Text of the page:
The European Maritime Safety Agency (EMSA) has published a report, presenting the findings from the STEERSAFE project, conducted on its behalf by DNV.
The STEERSAFE project aims to provide a holistic analysis of the SOLAS regulations and associated circulars related to steering and manoeuvrability, provide a consistent update of these and to propose practical and meaningful performance parameters in normal service and in failure mode.
More specifically, the first phase of the project aims to:
– Provide an overview of the current situation, in terms of a description of relevant steering and propulsion systems and the gaps and inconsistencies in the current SOLAS regulations for steering and manoeuvrability;
– Establish goals and functional requirements for steering and manoeuvrability.
Goals and functional requirements are developed based on a comprehensive hazard identification considering a review of casualty and incident reports of databases, recursive investigation of IMO provisions and an expert workshop.
The second phase of the project aims to:
– Define performance requirements and parameters for safe steering and manoeuvrability in both normal and failure mode, as well as the operating conditions under which the parameters should be tested;
– Carry out the Verification of Conformity between the Functional Requirements previously proposed and the current IMO Provisions.
The final phase of the project aims to:
– Carry out the revision of update and development of amendments to the present prescriptive regulations and associated IMO Resolutions and Circulars;
– Map the current practice in terms of propulsion and steering/manoeuvrability standards for Safe Return to Port (SRtP), analyse the results and, if relevant, propose a harmonised approach consistent with the revision/update of the performance requirements for steering.
Gaps in SOLAS regulations
The STEERSAFE project report says that the investigation of the current SOLAS regulations reveals that the regulations are in many cases technology-specific and prescriptive. Currently, no specific requirements for testing and verification of manoeuvrability are included for reduced service condition for any of the technical solutions. For Safe Return to Port, required available capacity and performance parameters after failure need to be specified.
Hazards and failure modes
Hazards regarding different parts of the steering system have also been identified and later ranked according to likelihood and severity, providing the basis for the hazards that need to be addressed by the functional requirements. New identified hazards arise from increased system integration and complexity, and these are not considered in existing regulations.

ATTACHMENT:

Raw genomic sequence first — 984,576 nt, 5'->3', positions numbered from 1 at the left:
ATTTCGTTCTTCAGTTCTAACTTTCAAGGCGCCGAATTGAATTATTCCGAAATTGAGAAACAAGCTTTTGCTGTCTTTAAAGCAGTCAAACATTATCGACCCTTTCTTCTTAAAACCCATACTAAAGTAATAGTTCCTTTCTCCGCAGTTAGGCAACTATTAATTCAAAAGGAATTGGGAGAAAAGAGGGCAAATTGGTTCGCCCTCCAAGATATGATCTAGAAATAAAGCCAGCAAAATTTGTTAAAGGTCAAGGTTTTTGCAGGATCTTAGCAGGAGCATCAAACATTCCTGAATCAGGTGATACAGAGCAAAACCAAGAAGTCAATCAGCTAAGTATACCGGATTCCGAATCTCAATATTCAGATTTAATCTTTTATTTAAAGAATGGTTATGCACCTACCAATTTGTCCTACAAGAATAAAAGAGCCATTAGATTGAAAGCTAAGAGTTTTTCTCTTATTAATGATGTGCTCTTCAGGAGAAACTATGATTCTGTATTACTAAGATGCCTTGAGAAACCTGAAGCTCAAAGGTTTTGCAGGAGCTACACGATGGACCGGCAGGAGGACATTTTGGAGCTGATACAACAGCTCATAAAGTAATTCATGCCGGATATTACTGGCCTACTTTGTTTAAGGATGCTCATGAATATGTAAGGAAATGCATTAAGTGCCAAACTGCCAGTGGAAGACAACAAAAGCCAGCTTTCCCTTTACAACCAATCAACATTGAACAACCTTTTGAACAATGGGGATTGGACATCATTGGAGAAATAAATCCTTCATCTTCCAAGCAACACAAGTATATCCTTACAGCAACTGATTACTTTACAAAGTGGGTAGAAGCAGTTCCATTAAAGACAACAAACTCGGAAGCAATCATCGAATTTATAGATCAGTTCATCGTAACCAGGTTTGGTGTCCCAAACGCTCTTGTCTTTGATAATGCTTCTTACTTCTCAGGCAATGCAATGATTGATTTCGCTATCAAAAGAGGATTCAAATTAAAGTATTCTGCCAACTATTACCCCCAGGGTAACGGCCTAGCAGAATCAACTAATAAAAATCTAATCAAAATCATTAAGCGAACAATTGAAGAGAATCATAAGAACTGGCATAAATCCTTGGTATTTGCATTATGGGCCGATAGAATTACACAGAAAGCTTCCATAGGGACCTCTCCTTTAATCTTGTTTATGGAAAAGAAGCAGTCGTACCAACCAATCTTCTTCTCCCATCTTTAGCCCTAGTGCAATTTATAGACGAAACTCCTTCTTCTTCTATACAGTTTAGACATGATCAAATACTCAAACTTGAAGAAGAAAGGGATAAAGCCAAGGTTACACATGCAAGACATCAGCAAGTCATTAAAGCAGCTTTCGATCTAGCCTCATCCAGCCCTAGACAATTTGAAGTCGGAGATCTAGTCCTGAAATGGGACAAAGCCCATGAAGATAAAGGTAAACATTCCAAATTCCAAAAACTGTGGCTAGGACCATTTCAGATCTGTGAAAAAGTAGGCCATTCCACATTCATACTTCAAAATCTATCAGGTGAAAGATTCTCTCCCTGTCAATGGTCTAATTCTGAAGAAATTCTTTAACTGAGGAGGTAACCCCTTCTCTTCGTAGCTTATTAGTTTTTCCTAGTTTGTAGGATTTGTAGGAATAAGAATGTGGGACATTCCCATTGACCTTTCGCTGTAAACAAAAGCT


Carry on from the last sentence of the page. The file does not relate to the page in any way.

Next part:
Developing a goal-based standard
According to EMSA, a top goal for steering, which addresses the main concerns, is defined. To support the top goal, four individual goals, specifying how the top goal is achieved, are developed. Additionally, a top goal and two individual goals for propulsion are also defined.
Furthermore, functional requirements, addressing the hazards previously selected and providing the criteria for meeting the goals, are defined.
Moreover, functional requirement VI (Minimize impact of erroneous operation) is regarded as not satisfied by the regulations. Today’s modern systems have the potential to endanger the ship if not adequately operated. “This risk is not considered by current regulations.”
Requirements for steering and maneuverability
During the second phase of the STEERSAFE project, the Functional requirements I “The steering system provides adequate steering performance for ship operation” and VIII “The propulsion system provides adequate astern propulsion performance for ship operation” have been further developed to include clear and quantitative performance requirements and parameters in normal and failure mode.
The functional requirements for steering provide performance requirements, also referred to as expected performance, for the following:
– Performance in normal and failure mode
– The resilience of the system
– The design considering uncertainty and degradation
– Protection against impacts
– Erroneous functionality
– Operation and the basis for adequate operation
Furthermore, based on the developed functional requirements, as well as a detailed investigation of system reliability of different system architectures, the redundancy on system level is considered equivalent to redundancy on component level, i.e. it is suggested to apply the same criteria for vessels with single and multiple propulsion lines and/or steering systems.
Safe return to port
Safe Return to Port (SRtP) has been addressed in order to analyse the industry practice and, if appropriate, to propose a harmonized approach. The report concludes that the current lack of a harmonized approach in the SRtP scheme for the implementation of remaining propulsion performance after a casualty, has unfortunate consequences. It therefore seems appropriate to suggest a harmonization, in particular with regards to means of verification, calculation method and environmental conditions.
Download the STEERSAFE project report: STEERSAFE Report
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